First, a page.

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Showing posts from December, 2020

Improving irrigation management in 2021

Authors: Natalie Hoidal & Vasudha Sharma Over my two seasons as a vegetable crops educator in Minnesota, I've been surprised by the number of questions and photos I get about disorders that are related to irrigation issues. Have you ever experienced hollow heart in potatoes, blossom end rot in tomatoes or peppers, yellow shoulder in tomatoes, woody carrots, or hollow stems in broccoli? While the causes of these disorders are often complex, fluctuating water levels are connected to all of them.  I'm excited to share a new resource with all of you to provide some guidance about improving irrigation management.  There are many ways to schedule irrigation. Common methods include irrigating when you expect high temperatures or when a few days have passed without rain, feeling the soil with your hands to determine whether it's dry, and irrigating on a regular calendar schedule, such as every two days. While all of these methods are better than nothing, there are accessible a

2021 Grower Questionnaire open from MDA and upcoming educational offerings

Guest contributors, Lebo Moore and Alexandra Cortes, Produce Safety Program at the Minnesota Department of Agriculture Did you know that the most common reported sales outlet for produce farmers in Minnesota is on-farm markets? Or that the most frequently reported crop grown is the tomato, followed by winter squash?  We’ve learned these things about our local produce sector through the Minnesota Department of Agriculture (MDA) Produce Safety Program’s annual Grower Questionnaire.  The 2021 questionnaire has just been released .  The annual Grower Questionnaire is designed as a tool to confirm your farm’s status per the Food Safety Modernization Act (FSMA) Produce Safety Rule (PSR). The questionnaire asks basic information about your products, average sales ranges, and sales outlets. After receiving your completed questionnaire, the Produce Safety Program will provide you customized follow-up information about whether your farm is excluded, eligible for an exemption, or covered by the r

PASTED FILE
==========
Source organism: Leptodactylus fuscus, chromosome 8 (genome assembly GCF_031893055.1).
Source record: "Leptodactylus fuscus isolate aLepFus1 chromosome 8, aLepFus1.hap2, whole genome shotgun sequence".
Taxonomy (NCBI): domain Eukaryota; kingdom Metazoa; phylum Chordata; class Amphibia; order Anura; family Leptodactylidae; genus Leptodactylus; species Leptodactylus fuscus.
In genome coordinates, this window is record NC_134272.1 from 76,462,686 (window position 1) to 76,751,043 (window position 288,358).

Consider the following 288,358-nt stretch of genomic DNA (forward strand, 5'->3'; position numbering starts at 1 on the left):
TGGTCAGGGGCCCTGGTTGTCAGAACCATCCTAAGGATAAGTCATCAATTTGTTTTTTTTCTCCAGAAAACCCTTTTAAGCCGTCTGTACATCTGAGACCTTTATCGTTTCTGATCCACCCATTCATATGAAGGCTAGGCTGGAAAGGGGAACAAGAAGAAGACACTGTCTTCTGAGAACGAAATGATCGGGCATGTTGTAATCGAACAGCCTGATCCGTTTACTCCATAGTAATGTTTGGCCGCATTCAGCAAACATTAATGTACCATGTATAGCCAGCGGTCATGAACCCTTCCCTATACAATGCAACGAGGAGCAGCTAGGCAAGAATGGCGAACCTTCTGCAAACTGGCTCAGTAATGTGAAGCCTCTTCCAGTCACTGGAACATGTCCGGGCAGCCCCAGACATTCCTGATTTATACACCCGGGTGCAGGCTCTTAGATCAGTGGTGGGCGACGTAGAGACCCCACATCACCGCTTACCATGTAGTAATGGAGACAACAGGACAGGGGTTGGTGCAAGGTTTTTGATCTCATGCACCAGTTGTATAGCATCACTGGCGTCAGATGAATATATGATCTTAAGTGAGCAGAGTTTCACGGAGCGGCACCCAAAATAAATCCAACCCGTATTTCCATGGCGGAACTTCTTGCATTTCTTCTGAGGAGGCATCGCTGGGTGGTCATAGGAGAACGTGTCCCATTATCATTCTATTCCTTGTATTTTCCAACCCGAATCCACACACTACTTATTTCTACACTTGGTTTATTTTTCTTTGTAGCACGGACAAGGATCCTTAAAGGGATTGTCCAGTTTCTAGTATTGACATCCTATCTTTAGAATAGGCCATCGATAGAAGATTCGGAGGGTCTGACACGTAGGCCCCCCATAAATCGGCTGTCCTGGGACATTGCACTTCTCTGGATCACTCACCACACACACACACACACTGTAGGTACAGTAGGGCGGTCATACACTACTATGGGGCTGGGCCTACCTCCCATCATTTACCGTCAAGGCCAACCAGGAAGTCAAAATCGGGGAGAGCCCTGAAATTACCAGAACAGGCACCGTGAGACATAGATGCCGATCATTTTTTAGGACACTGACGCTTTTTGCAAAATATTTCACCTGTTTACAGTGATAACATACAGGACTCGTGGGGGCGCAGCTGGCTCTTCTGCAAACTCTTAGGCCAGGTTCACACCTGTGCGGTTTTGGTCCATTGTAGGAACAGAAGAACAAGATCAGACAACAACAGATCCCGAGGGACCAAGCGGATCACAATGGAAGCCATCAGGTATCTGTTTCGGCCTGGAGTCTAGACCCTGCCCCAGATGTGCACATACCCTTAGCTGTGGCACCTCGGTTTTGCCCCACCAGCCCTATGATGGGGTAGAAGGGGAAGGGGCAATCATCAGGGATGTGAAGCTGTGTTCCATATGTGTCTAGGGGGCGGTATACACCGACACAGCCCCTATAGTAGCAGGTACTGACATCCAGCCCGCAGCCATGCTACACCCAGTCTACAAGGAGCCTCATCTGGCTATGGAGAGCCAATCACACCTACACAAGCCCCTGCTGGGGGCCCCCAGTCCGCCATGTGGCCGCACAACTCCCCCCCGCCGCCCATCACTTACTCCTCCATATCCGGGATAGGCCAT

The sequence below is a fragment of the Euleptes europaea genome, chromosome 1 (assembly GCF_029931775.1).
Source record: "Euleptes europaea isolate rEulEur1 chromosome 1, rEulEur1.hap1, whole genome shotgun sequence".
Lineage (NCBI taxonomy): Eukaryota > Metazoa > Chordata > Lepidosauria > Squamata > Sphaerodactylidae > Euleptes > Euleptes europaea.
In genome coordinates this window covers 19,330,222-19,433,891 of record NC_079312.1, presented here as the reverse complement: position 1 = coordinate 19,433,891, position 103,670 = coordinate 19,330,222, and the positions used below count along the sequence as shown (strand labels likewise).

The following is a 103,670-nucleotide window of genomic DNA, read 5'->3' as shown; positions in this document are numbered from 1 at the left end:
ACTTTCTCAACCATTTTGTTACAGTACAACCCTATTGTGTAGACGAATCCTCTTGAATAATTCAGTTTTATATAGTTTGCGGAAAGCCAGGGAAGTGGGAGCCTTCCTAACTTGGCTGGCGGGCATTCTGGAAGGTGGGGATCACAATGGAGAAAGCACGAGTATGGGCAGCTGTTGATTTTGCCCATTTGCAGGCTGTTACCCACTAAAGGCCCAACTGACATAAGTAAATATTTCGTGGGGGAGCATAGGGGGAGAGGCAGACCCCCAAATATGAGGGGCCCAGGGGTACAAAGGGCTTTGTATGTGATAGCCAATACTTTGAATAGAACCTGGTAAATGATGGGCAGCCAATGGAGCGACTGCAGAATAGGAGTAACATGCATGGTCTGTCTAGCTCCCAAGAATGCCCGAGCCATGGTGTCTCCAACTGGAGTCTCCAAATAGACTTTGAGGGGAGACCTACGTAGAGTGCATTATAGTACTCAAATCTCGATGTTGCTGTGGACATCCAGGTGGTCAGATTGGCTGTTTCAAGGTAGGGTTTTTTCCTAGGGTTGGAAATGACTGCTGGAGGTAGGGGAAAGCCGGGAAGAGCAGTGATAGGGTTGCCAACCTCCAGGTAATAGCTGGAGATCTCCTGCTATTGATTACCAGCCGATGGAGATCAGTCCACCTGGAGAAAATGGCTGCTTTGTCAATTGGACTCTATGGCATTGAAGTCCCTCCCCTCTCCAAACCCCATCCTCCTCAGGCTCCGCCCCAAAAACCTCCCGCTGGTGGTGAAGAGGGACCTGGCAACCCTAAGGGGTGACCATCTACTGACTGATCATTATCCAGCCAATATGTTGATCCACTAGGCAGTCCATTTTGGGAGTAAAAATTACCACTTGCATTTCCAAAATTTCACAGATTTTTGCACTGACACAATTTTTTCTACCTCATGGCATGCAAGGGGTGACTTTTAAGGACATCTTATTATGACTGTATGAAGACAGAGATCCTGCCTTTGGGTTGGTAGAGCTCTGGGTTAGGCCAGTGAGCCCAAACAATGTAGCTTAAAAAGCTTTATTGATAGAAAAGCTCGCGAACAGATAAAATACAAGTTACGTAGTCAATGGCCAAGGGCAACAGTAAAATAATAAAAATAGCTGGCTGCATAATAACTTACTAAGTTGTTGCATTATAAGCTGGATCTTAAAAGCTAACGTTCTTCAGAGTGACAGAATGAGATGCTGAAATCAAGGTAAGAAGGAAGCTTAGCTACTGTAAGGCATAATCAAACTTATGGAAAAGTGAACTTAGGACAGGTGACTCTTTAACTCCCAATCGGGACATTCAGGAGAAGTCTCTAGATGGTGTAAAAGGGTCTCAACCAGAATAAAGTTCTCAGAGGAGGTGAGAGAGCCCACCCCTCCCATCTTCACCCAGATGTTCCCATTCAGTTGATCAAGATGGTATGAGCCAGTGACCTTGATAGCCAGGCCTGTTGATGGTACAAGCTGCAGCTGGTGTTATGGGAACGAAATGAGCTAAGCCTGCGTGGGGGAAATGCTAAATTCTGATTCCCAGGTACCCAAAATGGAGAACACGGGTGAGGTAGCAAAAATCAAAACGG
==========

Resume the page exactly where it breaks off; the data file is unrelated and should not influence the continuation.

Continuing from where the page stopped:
Choose strawberry varieties based on 38 years of Minnesota data

Authors: Annie Klodd, Lindsey Miller, and Jim Luby Data collection by Jim Luby, Steve Poppe, Keith Mann, Crystal Sucher, and Nita Learmont Annapolis strawberries ripening in June, 2020. Photo: Annie Klodd The University of Minnesota has been conducting annual strawberry variety trials for the last 38 years (1982-2020) in Grand Rapids, MN and Morris, MN. Below, this data is summarized into a simple table comparing traits of each variety. The results from 1982-2020 are summarized below. Varieties are organized by ripening time (Early, Mid, and Late Season). Yield was calculating by averaging yield data for each year and each test site. Some varieties do not have yield data available (nd). Hardiness and fruit size are summarized as relative categories, but are based on quantitative data such as % winter stand survival and berry weights, respectively.  Explore the table below to help select strawberry varieties based on your farm's needs and priorities. Further information, such as